QCAD offers a free 2D invention software package. There really is no excuse for you not to start learning today. Download the free 2D version of this invention software HERE.
Once you design a few parts in 2D, you will begin to understand the foundation for all product designs. It starts with simple 2D objects and grows into complicated multi-dimensional parts. Don’t be fooled by the simplicity in 2D design because many complicated objects are actually designed in 2D. Things like automotive gaskets, mounting brackets, outdoor signs, and packaging for products are all designed from flat sheets in 2D CAD programs.
The history of invention software
Doctor Patrick Hanratty developed the first commercial numerical controlled programming system called PRONTO. This was the start of the CAD revolution back in 1957. From there Sketchpad was introduced by Ivan Sutherland in 1960 and it used a light pen to draw on a CRT.
Ford and other automobile companies started developing their own CAD design software systems as early as 1967. These complex devices were custom-built with dedicated software, unlike the computer systems we use today.
Another big innovation occurred at the Standford Research Institute when Doug Engelbart filed US Patent 3,541,541 for the first computer mouse. Without this innovation, we are not sure where computer technology would be today.
By 1971, Doctor Patrick Hanratty had made significant advancements in CAD invention software and released ADAM. This software was written in Fortran a popular programming language of the time. Most computer-aided design packages can trace their roots back to ADAM in some way.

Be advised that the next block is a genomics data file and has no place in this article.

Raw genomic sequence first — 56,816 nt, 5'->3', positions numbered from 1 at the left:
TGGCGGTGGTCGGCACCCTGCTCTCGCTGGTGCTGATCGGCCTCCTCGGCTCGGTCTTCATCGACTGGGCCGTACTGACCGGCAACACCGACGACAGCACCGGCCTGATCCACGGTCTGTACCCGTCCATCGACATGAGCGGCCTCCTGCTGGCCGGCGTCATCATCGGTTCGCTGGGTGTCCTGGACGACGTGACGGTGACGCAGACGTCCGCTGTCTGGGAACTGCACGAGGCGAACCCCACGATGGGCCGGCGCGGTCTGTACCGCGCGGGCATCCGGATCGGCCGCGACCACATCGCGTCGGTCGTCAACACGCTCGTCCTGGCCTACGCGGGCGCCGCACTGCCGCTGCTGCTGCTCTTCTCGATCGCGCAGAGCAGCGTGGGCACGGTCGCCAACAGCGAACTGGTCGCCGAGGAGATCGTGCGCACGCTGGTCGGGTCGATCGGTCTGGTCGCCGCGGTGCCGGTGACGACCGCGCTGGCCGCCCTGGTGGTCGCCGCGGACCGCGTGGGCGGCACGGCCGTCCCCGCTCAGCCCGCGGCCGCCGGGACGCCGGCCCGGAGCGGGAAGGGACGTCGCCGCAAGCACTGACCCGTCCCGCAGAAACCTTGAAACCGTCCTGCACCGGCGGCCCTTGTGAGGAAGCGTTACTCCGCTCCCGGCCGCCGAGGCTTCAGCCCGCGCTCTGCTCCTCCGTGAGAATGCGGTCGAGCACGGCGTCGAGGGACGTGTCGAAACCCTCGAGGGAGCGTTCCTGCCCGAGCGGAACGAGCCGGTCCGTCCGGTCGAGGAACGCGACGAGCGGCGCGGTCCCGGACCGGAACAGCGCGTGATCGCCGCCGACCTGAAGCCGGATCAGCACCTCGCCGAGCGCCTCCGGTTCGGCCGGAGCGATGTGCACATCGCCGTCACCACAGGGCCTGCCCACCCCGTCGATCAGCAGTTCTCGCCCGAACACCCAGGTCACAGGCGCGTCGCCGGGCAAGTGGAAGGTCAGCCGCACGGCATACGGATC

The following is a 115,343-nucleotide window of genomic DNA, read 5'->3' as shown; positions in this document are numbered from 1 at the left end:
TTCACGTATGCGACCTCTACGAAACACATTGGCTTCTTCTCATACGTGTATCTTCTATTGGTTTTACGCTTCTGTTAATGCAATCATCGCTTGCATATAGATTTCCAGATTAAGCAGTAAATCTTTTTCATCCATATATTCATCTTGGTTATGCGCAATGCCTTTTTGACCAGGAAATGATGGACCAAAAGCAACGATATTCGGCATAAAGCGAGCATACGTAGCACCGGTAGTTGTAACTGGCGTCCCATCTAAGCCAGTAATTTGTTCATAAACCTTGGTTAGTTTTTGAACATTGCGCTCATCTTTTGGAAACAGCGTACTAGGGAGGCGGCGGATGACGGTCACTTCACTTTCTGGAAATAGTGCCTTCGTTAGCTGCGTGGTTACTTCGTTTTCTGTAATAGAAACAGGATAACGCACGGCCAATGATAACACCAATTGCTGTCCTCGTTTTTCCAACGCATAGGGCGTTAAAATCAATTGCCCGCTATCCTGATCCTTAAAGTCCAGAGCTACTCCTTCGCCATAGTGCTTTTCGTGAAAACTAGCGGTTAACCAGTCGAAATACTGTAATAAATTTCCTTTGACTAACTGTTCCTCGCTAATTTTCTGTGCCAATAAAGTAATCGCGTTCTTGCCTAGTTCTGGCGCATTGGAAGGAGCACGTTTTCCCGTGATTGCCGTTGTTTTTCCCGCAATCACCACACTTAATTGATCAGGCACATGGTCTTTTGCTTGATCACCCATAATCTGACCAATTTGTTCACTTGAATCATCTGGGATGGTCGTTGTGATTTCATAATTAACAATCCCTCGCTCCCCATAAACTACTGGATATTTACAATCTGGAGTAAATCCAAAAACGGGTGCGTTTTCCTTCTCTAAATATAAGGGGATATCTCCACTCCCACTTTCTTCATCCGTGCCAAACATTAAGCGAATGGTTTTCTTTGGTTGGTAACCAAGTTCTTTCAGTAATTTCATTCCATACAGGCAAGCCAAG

CADAM and MiniCAD were popular in the early eighties and by 1992 Autocad was starting to take shape. STEP became the standard file format that allowed companies to communicate their design ideas across multiple software packages.
Introduced in 1995, Solidworks and Solid Edge both provided inventors with new ways to express their ideas. These programs moved away from the classic, numeric grid-based design process and allowed the user more stylistic freedom when working within three-dimensional space.
From the year 2000 on, invention software has improved significantly. Like the industrial revolution of our time, these advancements have made all of our lives easier and more enjoyable. Inventors are only limited by their imagination. Laser cutters, 3D printers, and all the latest manufacturing technologies are just a mouse click away.
The future of invention software
Hardware and software technology has been improving at a record pace. We have seen 3D printing go from plastic parts to metal objects in the last few years. Laser cutters that were once tools available to large corporations can be found in homes, garages and small offices around the globe. There is no telling what the future may hold but one thing is for sure: The technologies that are needed for you as a first-time inventor are available now.
However you decide to proceed with your invention idea, the first step you need to take is to start thinking about building your prototype. You start the process by looking for inspiration and coming up with a plan to build your invention. We have worked hard to lay out the process in simple steps to help you get started.